Pre-eclampsia is a dangerous condition that affects 1-2% of pregnancies. There is currently no way to detect the condition before it arrises, but researchers at University College Cork have been working on a test that they believe can predict it.
The test could be available by 2016 and women would be offered in their 15th week of pregnancy.
Project leader, Louise Kenny, a professor of obstetrics and gynaecology at University College Cork said it has taken 12 years to develop.
Complications of pre-eclampsia lead to around six deaths of women and hundreds of babies in the UK each year. The earlier pre-eclampsia is diagnosed and monitored, the better the outlook for mother and baby.
Professor Kenny said: “If you can pick out women at risk, you can push them into a different pattern of antenatal care, including increased maternal and foetal surveillance, which means that the disease can be picked up early and mothers and babies can be saved.”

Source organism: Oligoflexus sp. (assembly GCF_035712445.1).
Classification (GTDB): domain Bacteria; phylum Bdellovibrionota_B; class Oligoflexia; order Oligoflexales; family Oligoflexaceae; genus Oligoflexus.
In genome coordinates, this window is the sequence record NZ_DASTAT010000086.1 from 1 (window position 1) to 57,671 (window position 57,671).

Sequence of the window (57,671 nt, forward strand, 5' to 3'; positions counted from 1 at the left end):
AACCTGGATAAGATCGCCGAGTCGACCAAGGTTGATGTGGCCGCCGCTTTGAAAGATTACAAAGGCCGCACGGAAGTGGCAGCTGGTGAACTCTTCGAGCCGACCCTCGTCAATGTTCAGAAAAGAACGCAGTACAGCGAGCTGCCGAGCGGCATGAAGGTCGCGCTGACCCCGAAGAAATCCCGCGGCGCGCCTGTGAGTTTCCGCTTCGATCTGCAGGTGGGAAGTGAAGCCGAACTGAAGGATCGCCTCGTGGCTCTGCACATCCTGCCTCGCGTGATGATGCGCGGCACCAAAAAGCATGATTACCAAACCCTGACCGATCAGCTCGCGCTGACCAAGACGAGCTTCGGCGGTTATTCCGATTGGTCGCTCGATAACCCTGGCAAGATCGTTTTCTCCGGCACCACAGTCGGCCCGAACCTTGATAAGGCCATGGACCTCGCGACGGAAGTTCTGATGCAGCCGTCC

The team are also developing preventative strategies and the test will help them determine who will need them. “At the moment we just give aspirin to treat the condition [to people who are at high risk of developing pre-eclampsia] but we are hoping to have other novel drugs available in the future,” Professor Kenny said.
Symptoms of pre-eclampsia include high blood pressure, fluid retention and protein in the urine. It is thought to occur when there is a problem with the placenta and, if it is not treated, it can lead to serious complications. Treatment of pre-eclampsia concentrates on lowering blood pressure, but, once it’s established, the only way to cure it is to induce labour.